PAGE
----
What exactly does git add -A do?

December 2, 2015

alt text

Simple git workflow

When working on my personal projects I have always followed a simple git workflow that involves nothing more complicated than creating a new branch adding and comitting my changes into the new branch, then merging the new branch into master and pushing it to bitbucket or github.

git branch "NewBranch"
...make changes....
git add -A
git commit -m "Added changes"
git checkout master
git merge NewBranch
git push

What does git add -A actually do?

Git Version 1.x

In git version 1.x git add -A is a shorthand way of typing the git add --all command that stages (adds) all new, modified and deleted files. This is in itself a shorthand way of typing the commands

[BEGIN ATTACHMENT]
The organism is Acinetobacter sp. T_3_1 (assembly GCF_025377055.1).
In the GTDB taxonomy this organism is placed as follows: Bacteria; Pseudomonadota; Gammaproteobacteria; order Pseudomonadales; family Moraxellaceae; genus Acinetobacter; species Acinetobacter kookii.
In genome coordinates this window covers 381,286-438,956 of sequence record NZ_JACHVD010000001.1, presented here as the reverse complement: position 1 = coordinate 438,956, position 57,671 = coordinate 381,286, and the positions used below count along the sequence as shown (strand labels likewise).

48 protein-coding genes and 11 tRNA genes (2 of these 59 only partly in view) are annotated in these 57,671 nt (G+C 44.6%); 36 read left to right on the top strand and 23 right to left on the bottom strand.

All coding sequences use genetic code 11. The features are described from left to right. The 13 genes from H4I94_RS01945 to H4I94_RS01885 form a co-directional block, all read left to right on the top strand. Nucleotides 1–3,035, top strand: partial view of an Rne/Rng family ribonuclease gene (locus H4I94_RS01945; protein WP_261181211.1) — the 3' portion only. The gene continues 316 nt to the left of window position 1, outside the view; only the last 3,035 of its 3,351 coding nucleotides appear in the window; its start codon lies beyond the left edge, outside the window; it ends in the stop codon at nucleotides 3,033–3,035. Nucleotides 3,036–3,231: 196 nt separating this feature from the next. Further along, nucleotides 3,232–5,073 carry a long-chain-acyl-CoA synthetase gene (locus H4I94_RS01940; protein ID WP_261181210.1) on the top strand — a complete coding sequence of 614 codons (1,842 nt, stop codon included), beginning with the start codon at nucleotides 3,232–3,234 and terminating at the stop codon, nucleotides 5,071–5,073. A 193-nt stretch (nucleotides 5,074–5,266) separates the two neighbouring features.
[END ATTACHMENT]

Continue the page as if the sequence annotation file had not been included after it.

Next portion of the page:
git add .
git add -u

where git add . stages new and modified files only and git add -u stages modified and deleted files only.

# For the next commit
$ git add .   # stage only files new or modified files 
$ git add -u  # stage only files modified or deleted files 
$ git add -A  # stage files new, modified or deleted files 

Git Version 2.x

In git version 2.x the git add commands have changed so that git add . is now equivalent to git add -A

# For the next commit
$ git add .   # stage files new, modified or deleted files 
$ git add -u  # stage only files modified or deleted  files 
$ git add --ignore removal  # stage only new or modified files 
$ git add -A  # stage files new, modified or deleted

So, when I upgrade from git 1.x to 2.x I will be able to save typing one character by using git add . instead.